As Rob and I hone our BBQ hosting skills, we have divvied up the work. Rob tends to the BBQ and I work on the sides. I have never liked the stress of cooking while guests are over so I have gravitated to the make-ahead salads. And guys, this potato salad is wicked awesome. Seriously.
I took some small potatoes and roasted them with paprika (the regular stuff works – I was all out of the smoked variety) along with dried tarragon, onion and garlic granules. When they came out of the oven, Rob and I had to peel ourselves from the pan. We could have eaten the whole batch together before our guests had arrived.
In the back of my mind, I was worried about ruining the most perfect roasted potatoes by adding more dressing, but I continued with the potato salad recipe which called for a white balsamic dressing with a touch of fresh dill and marjoram. Only a touch because my plants were just seedlings. I tasted again. A bit hesitant. Fabulous. No need to worry, I stashed it in the fridge to marinade even longer. We all loved it.
This gem of a recipe comes from Joni and Celine’s latest cookbook, Complete Guide to Even More Vegan Food Substitutions. I don’t have the first of the series, Complete Guide to Vegan Food Substitutions, but this is a fabulous resource for people who want to create their own spins on vegan foods. Joni and Celine explain (with examples) how to replace meat and dairy from other recipes with the latest advances in vegan cuisine with an emphasis on whole foods based ingredients (barring aquafaba).
At the heart of the book are recipes for kitchen staples. Milk substitutes and vegan butter (different than Miyoko’s homemade vegan butter). There are countless recipes for different kinds of cheese (American Cheese, Cheese Balls, Chia Seed Cream Cheese) and even how to replace eggs in different scenarios
They explain how to replace eggs while in baking versus in a dish such as shakshouka, where the eggs are prime and centre, as well as in baking. Meat substitutes, including chicken broth powder, are included.
However, in addition to the staples, there are applications of the recipes. There are examples of how to veganized a recipe, comprehensive lists with substitutions but also recipes that have taken the guess work out of it for you. Personally, I prefer recipes that do not try to mimic dairy/meat recipes which is why I gravitated to this potato salad. Mayo-free, it is perfect just the way it is, without any substitutes at all.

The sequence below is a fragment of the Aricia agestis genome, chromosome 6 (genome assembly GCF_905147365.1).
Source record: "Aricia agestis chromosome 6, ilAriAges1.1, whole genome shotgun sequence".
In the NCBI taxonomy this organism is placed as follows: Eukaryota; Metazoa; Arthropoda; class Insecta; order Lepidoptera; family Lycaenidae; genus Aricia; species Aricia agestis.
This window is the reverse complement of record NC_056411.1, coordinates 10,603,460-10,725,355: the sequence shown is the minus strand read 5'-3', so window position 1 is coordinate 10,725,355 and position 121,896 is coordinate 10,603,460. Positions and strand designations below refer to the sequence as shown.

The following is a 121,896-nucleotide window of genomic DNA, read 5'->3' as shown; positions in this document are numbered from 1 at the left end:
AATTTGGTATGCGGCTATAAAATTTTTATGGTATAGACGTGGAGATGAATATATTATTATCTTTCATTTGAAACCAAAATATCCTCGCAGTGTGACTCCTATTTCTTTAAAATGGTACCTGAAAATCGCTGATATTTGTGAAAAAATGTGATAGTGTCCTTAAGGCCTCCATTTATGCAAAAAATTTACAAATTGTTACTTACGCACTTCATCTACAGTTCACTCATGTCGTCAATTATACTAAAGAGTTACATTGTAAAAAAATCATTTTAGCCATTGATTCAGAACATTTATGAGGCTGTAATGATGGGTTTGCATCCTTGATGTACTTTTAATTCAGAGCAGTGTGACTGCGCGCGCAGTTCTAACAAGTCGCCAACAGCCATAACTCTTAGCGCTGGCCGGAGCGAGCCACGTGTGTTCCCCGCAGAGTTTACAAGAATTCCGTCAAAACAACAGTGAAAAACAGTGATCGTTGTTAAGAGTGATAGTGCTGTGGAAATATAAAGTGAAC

Thankfully, the publisher allowed me to giveaway the cookbook to a reader living in the US or Canada. To be entered in the random draw for the book, please leave a comment below telling me what you find the hardest to make vegan. The winner will be selected at random on July 20, 2015. Good luck!
Recipes from Complete Guide to Even More Vegan Food Substitutions spotted elsewhere:
As the lone Canadian at work, I feel like an Ambassador.
I am constantly learning about Texas, and likewise I try to explain where I am coming from as well.
Yes, Canadians celebrate Thanksgiving two months before Americans. Toronto is colder than Houston, but not nearly as cold as Ottawa, let alone Edmonton. My friend who recently joined us in Houston came from Edmonton, where she explained she could take a cup of boiling water out in the water, and splash it out of her cup. By the time it would hit the ground, it would have frozen solid. Toronto is not that cold, although Hannah told me Toronto has already received its first snowfall of the year (which subsequently melted away).
Then there’s the upcoming Hallowe’en celebrations. Yes, Canadians celebrate Hallowe’en much the same as Americans: youngsters (young and old) get dressed up in costumes and in the evening, go door-to-door asking for candies. We just have to wear more clothes in Canada to keep warm.
Truth be told, I was a bit more curious whether trick-or-treating still took place in Houston. Houston seems quite unique to me, because at least in my neighbourhood, everyone has gates and fences around the front of their houses. It seems a tad intimidating and uninviting. Never mind the “Trespassers will be shot; Survivors will be shot again” sign our neighbours sport. Right next to a “Peace” sign, to boot.
In anticipation of Hallowe’en, this past weekend, Rob and I with a new friend cycled around our neighbourhood which is nicely decked out with Hallowe’en decorations. It really was a great bike ride, with good company. It was nice to have Rob back home!
And while this is no Hallowe’en treat I am sharing, it is a Hallowe’en coloured treat courtesy of the fall’s fine produce: the pumpkin. A spin on refried beans, in this dip, pumpkin is mashed with pinto beans and tomatoes and spiced with marjoram, smoked paprika, chili powder and lime juice. The pumpkin lent a nice sweetness to the dip which was countered by the lime. Not at all spicy so increase to your heat level. I ate this dip with crackers, corn chips and vegetables. Kathy also suggests using this as a nice burrito filling, too, but it didn’t last long enough for me to test it out. ;)